Don – a film review
If film critics took into account the Entertainment Value (EV) of a film while reviewing it, then a lot of ‘good’ films could be dubbed as ‘bad’ and a lot of ‘bad’ films dubbed as ‘good’. At least that’s what the critics think. The reality is that a badly made film with low scores on editing, cinematography, acting and casting, direction, music, story-line and so on, is unlikely to have high EV and will never succeed at the box office. In fact a film that makes money and has high EV is likely to score at least averagely on the above aspects, perhaps even all. It’s subject is also likely to have mass appeal or high escapist value.
On the other hand, a film that flops usually has low EV and is very likely to be badly made or if it does happen to be well-made, it’s flopped because the subject is (yawn) esoteric or because the treatment is stale or because the film scores very very poorly on at least one of the critical aspects …like say editing, acting or story-line.
Considering the primary objective of going to see a film is entertainment – I guess it’s EV that finally counts. So let’s just concentrate on that and leave the business of dissecting films to the cynics. Lets see a film from the point of view of the average cinema-going public. People like you and me.
So how much EV do we give Don, which is a re-make of the 1978 Hindi blockbuster?
Ummm…I would say at least average. On second thoughts, good! Shah Rukh plays the role of the dashing, flamboyant and philandering villain with panache. It’s a relief to see that he does not over-act. After Kabhi Alvida Na Kehna, I had almost forgotten that the man could act. But then he was always pretty good at playing the villain…remember Baazigar and Darr? Well, he sends a chill down our spine this time, with his menacing expressions and megalomania.
The movie, directed by Farhan Akhtar, begins with familiarising the viewer with the activities of this ‘Don’, a drug smuggler, but the plot really thickens when we find that our villain has a ‘double’. While the story-line is basically the same as the old one, there are surprises in store for those who expect a faithful re-make…
What’s it about?
But what’s Don really about? Well…it’s about a gang war between two ‘Dons’ – Shah Rukh and a faceless gangster called Wardhan. It’s about Don’s double Vijay who tries to save the day by helping the cops nab Don. It’s also about Inspector D’Silva (played by Boman Irani) who recruits Vijay. Arjun Rampal plays the role of Jasjeet, an aggrieved father whose life has been ruined by Wardhan. Later, as the end draws near, it’s Jasjeet who plays the role of a catalyst in bringing the plot to a satisfying end. The end is in fact is one of the best ‘ends’ I have ever seen in an Hindi movie…the high rise chases, bloody fights, and a whammy of a twist in the tail.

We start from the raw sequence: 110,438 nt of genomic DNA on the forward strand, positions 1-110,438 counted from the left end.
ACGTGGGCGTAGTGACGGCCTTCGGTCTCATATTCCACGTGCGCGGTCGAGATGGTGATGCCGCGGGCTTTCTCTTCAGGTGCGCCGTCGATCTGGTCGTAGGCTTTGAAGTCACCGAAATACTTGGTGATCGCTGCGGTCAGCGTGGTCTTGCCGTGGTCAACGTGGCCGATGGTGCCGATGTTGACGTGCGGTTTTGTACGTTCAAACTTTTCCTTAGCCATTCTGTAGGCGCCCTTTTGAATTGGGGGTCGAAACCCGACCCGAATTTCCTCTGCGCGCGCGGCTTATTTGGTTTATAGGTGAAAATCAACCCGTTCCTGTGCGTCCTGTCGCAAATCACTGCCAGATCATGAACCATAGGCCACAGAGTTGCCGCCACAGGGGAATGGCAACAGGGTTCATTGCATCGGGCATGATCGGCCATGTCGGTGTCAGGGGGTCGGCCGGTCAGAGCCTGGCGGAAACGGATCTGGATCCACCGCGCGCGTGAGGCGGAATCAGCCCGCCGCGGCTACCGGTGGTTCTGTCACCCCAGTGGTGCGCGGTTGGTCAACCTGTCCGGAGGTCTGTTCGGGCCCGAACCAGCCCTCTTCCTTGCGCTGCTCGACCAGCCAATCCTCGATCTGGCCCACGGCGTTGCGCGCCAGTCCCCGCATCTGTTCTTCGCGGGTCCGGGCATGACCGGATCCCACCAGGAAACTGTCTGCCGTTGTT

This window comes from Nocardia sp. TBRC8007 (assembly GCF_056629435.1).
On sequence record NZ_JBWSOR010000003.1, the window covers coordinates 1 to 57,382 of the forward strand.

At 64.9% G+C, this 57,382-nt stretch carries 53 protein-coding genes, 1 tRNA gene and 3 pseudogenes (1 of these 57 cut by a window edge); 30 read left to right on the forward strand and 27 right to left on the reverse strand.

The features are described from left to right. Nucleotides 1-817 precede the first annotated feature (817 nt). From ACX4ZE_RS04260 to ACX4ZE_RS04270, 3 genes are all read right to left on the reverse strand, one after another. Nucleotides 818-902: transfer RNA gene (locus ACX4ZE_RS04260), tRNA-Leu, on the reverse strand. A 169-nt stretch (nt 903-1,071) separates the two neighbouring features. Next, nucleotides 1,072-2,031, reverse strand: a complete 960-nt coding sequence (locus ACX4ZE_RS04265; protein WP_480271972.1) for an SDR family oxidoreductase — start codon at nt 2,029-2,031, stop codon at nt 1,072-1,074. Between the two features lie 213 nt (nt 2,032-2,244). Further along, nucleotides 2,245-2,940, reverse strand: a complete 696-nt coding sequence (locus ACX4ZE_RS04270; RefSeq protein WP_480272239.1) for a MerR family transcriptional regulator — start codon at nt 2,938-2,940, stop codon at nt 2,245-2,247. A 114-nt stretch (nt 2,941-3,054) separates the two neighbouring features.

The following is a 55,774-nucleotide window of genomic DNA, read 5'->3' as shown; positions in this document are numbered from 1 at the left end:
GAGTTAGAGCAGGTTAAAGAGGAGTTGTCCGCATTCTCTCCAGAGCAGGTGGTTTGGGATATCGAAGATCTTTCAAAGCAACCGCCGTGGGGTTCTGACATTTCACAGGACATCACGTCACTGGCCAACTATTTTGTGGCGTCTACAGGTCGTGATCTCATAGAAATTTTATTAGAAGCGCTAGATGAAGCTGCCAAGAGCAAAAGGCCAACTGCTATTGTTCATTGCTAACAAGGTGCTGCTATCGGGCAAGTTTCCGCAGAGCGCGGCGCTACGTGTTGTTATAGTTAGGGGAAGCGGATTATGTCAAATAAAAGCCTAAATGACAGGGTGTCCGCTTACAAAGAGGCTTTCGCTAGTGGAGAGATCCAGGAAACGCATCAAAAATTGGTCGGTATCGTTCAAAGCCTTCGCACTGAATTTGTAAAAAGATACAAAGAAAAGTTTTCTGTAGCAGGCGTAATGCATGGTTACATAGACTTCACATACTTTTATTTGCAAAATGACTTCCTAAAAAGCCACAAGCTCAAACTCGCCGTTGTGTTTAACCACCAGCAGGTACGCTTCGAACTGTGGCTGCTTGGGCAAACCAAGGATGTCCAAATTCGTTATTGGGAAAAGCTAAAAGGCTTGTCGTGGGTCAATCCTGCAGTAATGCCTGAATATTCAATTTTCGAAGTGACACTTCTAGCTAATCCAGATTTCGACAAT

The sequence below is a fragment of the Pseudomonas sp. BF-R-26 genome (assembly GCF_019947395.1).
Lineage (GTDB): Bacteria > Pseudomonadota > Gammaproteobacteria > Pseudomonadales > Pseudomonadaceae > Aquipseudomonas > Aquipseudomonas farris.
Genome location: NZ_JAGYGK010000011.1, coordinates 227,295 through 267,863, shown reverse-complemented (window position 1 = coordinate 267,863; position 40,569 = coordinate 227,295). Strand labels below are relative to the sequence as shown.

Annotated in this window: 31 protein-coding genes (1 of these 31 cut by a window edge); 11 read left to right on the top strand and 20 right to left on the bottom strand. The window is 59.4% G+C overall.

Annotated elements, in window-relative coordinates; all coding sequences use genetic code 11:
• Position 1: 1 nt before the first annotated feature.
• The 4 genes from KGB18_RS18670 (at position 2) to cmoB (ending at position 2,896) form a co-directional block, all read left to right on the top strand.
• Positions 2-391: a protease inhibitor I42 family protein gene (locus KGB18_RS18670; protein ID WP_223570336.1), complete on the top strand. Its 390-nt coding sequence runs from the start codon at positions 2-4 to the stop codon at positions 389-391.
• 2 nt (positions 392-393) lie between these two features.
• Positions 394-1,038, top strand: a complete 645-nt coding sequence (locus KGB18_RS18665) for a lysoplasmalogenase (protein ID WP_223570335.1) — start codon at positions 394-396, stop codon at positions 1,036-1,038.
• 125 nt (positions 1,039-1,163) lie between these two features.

One mustn’t forget the pretty girls though none of them had a meaty role. Kareena Kapoor does an item number to seduce Don, Isha Koppikar plays Anita the gangster’s moll, and Priyanka Chopra is Roma who joins Don’s gang to avenge her brother’s death. None these girls stand out, except perhaps Kareena. But she lacks the oomph that is so necessary to play the role of a seductress.
In this film Boman Irani (Inspector D’Silva) goes around with a bland expression on his face most of the time. And Arjun Rampal looks good…but his acting isn’t spectacular.
The music, by Shankar Ehsan Loy, is good and the song Aaj Ki Raat is special. Main Hoon Don from the older version of Don, is a new and catchy re-mix, the background chorus of Don, Don, Don, adding a touch of the sinister. Yeh Mera Dil is also rehashed and made more contemporary. The song Khaike Paan Benaras Wala however falls short of Kishore Kumar’s original.
Overall the movie is fast-paced, picking up speed in the second half. There are a lot of thrills for the viewer…as long as he overlooks the glaring impossibilities…the way Don manages to escape sticky situations has a touch of the ridiculous …
Certain scenes like the one when Don falls off a plane or the car chase through narrow lanes seems familiar…probably ripped off from some English movie. Why does this have to happen…why do our directors not bother to choreograph their own scenes? This kind of plagiarism of scenes has become so common now that no one raises eye-brows anymore…
All in all, Don is above average on EV. The racy plot, the double role, the pretty women, the song and dance and ofcourse – Shah Rukh’s acting. It’s certainly not the Satya kind of gangster film, which had a high dose of reality. It’s best to watch Don with a complete suspension of disbelief.
(Picture sourced from Apun Ka Choice)